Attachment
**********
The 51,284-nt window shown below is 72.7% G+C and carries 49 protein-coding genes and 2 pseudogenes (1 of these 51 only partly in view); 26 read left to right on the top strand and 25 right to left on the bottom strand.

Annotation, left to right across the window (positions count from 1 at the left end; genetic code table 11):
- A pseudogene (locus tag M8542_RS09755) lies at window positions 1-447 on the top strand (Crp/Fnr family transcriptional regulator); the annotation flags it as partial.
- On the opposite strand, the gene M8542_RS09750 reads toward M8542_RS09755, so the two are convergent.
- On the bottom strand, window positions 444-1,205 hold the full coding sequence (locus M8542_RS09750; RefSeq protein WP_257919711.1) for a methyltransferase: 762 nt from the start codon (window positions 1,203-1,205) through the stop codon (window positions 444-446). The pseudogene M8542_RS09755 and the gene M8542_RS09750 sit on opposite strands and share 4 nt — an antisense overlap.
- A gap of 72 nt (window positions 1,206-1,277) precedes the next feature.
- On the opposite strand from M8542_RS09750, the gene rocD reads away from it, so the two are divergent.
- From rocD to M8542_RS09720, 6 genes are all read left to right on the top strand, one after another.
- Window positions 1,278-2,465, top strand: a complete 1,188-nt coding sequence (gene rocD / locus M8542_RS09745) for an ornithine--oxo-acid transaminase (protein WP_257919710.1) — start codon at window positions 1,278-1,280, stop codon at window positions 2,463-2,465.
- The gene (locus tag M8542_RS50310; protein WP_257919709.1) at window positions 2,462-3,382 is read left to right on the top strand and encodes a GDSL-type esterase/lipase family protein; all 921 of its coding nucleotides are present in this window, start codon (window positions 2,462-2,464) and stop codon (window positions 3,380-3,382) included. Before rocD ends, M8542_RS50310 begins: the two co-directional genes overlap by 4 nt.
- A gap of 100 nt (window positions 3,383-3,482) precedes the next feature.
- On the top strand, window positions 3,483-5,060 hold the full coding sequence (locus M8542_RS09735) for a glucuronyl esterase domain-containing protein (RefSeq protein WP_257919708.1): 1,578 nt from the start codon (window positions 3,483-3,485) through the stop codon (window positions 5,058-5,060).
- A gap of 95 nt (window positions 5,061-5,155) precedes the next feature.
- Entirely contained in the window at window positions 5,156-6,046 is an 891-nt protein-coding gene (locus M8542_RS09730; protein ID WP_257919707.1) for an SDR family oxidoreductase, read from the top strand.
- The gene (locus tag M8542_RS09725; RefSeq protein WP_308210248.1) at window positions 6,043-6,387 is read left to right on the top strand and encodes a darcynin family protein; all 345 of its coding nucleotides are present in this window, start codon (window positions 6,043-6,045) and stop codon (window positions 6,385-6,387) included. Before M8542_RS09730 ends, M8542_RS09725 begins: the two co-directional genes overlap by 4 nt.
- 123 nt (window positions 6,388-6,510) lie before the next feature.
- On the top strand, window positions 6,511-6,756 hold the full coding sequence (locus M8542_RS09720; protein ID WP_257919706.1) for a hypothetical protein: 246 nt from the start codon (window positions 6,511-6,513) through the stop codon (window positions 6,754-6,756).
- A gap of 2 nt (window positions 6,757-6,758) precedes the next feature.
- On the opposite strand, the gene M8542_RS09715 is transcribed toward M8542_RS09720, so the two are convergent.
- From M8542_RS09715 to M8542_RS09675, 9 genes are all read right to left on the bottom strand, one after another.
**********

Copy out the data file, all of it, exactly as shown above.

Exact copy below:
The 51,284-nt window shown below is 72.7% G+C and carries 49 protein-coding genes and 2 pseudogenes (1 of these 51 only partly in view); 26 read left to right on the top strand and 25 right to left on the bottom strand.

Annotation, left to right across the window (positions count from 1 at the left end; genetic code table 11):
- A pseudogene (locus tag M8542_RS09755) lies at window positions 1-447 on the top strand (Crp/Fnr family transcriptional regulator); the annotation flags it as partial.
- On the opposite strand, the gene M8542_RS09750 reads toward M8542_RS09755, so the two are convergent.
- On the bottom strand, window positions 444-1,205 hold the full coding sequence (locus M8542_RS09750; RefSeq protein WP_257919711.1) for a methyltransferase: 762 nt from the start codon (window positions 1,203-1,205) through the stop codon (window positions 444-446). The pseudogene M8542_RS09755 and the gene M8542_RS09750 sit on opposite strands and share 4 nt — an antisense overlap.
- A gap of 72 nt (window positions 1,206-1,277) precedes the next feature.
- On the opposite strand from M8542_RS09750, the gene rocD reads away from it, so the two are divergent.
- From rocD to M8542_RS09720, 6 genes are all read left to right on the top strand, one after another.
- Window positions 1,278-2,465, top strand: a complete 1,188-nt coding sequence (gene rocD / locus M8542_RS09745) for an ornithine--oxo-acid transaminase (protein WP_257919710.1) — start codon at window positions 1,278-1,280, stop codon at window positions 2,463-2,465.
- The gene (locus tag M8542_RS50310; protein WP_257919709.1) at window positions 2,462-3,382 is read left to right on the top strand and encodes a GDSL-type esterase/lipase family protein; all 921 of its coding nucleotides are present in this window, start codon (window positions 2,462-2,464) and stop codon (window positions 3,380-3,382) included. Before rocD ends, M8542_RS50310 begins: the two co-directional genes overlap by 4 nt.
- A gap of 100 nt (window positions 3,383-3,482) precedes the next feature.
- On the top strand, window positions 3,483-5,060 hold the full coding sequence (locus M8542_RS09735) for a glucuronyl esterase domain-containing protein (RefSeq protein WP_257919708.1): 1,578 nt from the start codon (window positions 3,483-3,485) through the stop codon (window positions 5,058-5,060).
- A gap of 95 nt (window positions 5,061-5,155) precedes the next feature.
- Entirely contained in the window at window positions 5,156-6,046 is an 891-nt protein-coding gene (locus M8542_RS09730; protein ID WP_257919707.1) for an SDR family oxidoreductase, read from the top strand.
- The gene (locus tag M8542_RS09725; RefSeq protein WP_308210248.1) at window positions 6,043-6,387 is read left to right on the top strand and encodes a darcynin family protein; all 345 of its coding nucleotides are present in this window, start codon (window positions 6,043-6,045) and stop codon (window positions 6,385-6,387) included. Before M8542_RS09730 ends, M8542_RS09725 begins: the two co-directional genes overlap by 4 nt.
- 123 nt (window positions 6,388-6,510) lie before the next feature.
- On the top strand, window positions 6,511-6,756 hold the full coding sequence (locus M8542_RS09720; protein ID WP_257919706.1) for a hypothetical protein: 246 nt from the start codon (window positions 6,511-6,513) through the stop codon (window positions 6,754-6,756).
- A gap of 2 nt (window positions 6,757-6,758) precedes the next feature.
- On the opposite strand, the gene M8542_RS09715 is transcribed toward M8542_RS09720, so the two are convergent.
- From M8542_RS09715 to M8542_RS09675, 9 genes are all read right to left on the bottom strand, one after another.